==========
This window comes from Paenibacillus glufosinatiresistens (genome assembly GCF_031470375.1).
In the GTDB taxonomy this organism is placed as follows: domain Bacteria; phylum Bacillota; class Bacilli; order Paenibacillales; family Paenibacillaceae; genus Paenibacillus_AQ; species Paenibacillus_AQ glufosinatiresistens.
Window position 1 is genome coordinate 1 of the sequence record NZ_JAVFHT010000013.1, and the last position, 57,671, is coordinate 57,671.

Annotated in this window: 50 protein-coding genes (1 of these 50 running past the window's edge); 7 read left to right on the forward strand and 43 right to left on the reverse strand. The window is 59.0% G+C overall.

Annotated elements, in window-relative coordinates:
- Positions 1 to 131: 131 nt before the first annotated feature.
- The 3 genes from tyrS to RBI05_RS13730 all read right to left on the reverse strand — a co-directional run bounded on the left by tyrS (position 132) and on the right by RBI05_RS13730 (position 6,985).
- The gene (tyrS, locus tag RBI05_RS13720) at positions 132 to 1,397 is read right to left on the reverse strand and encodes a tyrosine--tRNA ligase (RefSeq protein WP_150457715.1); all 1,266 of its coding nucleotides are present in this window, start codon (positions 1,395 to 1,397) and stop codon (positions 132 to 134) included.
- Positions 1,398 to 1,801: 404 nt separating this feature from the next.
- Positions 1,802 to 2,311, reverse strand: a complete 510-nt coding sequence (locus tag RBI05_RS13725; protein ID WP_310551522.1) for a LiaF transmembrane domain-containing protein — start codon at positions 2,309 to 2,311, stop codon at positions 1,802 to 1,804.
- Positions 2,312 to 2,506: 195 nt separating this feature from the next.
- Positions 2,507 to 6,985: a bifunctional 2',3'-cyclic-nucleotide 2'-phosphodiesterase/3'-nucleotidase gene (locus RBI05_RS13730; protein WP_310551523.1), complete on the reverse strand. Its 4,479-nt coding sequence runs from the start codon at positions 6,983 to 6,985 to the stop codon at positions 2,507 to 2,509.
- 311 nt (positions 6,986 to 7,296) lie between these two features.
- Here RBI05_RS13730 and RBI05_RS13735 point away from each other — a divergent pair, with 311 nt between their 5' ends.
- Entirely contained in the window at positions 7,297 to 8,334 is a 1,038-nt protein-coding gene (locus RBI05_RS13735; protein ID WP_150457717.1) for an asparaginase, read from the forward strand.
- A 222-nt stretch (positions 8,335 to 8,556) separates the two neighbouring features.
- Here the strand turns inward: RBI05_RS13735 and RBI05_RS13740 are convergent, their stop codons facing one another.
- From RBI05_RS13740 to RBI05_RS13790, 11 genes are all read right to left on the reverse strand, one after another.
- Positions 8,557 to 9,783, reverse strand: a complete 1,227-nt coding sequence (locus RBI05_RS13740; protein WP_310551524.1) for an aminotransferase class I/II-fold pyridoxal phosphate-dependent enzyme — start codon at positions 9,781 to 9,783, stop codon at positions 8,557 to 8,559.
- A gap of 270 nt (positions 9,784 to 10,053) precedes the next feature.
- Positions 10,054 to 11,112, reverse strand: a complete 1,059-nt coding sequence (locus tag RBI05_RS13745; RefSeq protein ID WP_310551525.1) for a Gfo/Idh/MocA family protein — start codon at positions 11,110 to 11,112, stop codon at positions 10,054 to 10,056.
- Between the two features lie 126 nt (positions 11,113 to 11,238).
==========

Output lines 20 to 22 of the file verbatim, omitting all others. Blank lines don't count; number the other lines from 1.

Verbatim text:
- A gap of 270 nt (positions 9,784 to 10,053) precedes the next feature.
- Positions 10,054 to 11,112, reverse strand: a complete 1,059-nt coding sequence (locus tag RBI05_RS13745; RefSeq protein ID WP_310551525.1) for a Gfo/Idh/MocA family protein — start codon at positions 11,110 to 11,112, stop codon at positions 10,054 to 10,056.
- Between the two features lie 126 nt (positions 11,113 to 11,238).